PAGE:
South Korean consumers’ love for luxury labels is encouraging high-end brands to take bold, innovative moves into the market, opening pop-up stores and staging world-exclusive fashion shows.
Louis Vuitton, listed by Forbes as the most powerful luxury brand, opened a new flagship boutique in Seoul late last month, a unique building designed by renowned architects Frank Gehry and Peter Marino and located in the high-end Cheongdam neighborhood in Gangnam. Bernard Arnault, chairman of the French luxury goods conglomerate LVMH, which has Louis Vuitton under its wing, attended the opening ceremony of the store during his third visit to South Korea in the last three years.
In April, Louis Vuitton opened a pop-up store for its signature Twist bags in collaboration with Hyundai Vinyl and Plastic in Seoul. It was Louis Vuitton’s second single-theme pop-up store, following its Archlight sneakers pop-up launched in New York in 2017.
In July, Louis Vuitton also teamed up with one of the country’s leading department stores, Shinsegae Department Store, to open its first Asian pop-up space at its Gangnam outlet in southern Seoul entirely devoted to handbags. A limited number of the items were exclusively sold at the store.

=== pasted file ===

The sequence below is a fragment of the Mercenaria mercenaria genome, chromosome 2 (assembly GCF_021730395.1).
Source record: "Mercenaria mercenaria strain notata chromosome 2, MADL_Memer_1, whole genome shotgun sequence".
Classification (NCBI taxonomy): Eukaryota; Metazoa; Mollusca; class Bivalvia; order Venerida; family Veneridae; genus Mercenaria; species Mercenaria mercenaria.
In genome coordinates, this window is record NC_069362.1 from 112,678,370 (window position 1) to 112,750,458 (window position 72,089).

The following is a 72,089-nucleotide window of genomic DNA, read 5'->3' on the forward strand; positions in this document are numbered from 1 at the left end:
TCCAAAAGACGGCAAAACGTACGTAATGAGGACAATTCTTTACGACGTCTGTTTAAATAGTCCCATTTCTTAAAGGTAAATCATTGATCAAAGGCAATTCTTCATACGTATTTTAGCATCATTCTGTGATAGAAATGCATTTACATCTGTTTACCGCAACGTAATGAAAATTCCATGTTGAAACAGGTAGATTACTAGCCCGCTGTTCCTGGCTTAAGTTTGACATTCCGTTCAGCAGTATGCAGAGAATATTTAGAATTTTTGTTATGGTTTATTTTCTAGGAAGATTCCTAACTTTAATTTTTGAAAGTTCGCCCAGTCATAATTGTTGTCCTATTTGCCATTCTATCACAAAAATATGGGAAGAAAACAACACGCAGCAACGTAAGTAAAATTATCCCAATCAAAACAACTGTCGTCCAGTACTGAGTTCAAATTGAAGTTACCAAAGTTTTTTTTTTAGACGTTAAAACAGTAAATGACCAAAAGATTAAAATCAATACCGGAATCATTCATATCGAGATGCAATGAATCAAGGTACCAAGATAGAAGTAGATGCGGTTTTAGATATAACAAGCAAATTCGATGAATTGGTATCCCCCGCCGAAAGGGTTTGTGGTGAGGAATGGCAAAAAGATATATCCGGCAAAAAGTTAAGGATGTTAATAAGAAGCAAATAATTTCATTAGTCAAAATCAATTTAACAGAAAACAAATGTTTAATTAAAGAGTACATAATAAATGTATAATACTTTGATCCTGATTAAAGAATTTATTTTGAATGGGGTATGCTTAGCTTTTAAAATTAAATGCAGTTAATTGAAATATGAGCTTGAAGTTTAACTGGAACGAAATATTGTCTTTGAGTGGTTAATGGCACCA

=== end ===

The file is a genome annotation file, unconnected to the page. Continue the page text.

The French luxury house has since showcased a series of pop-up stores at department stores in Seoul and the surrounding Gyeonggi Province, offering South Korean consumers the exclusive advance opportunity to buy select items from next year’s collection.
“In the past, I usually purchased bags when I visited Paris as the latest items from the collection were first available there,” Kim Min-kyung, a 36-year-old VIP customer at a local department store, said.
“Now, the latest collection items can be purchased here even in advance.”
The luxury goods market in South Korea was valued at 14.2 trillion won (US$12.1 billion) last year, up from 11.46 trillion won in 2014, according to market research company Euromonitor International. It is also the fourth fastest-growing luxury goods market in the world behind India, Malaysia and Indonesia.
Multiple sets of industry data show sales of major luxury brands grew between 20 and 30 per cent in the country last year, compared with an average of 2-per-cent growth for local department stores.
South Korea’s luxury-handbag market was valued at 3.2 trillion won in 2017, making it the world’s fourth-largest following the US, China and Japan. It also outpaced France, the home of international powerhouses such as Louis Vuitton and Chanel.
High-end jewellery and fashion brands have also held a series of world-exclusive launching events and fashion shows in Seoul. In April, Italian luxury brand Fendi, also part of LVMH, debuted its lively, street-style fashion collection “Roma Amor” at a Lotte Department Store outlet. It was the first time that Fendi has launched a new collection in Seoul.
“The global luxury brand’s launch of a new collection in Seoul illustrates the growth of consumption power among Korean millennials,” Kim Hye-ra, a luxury department chief at Lotte Department Store, said.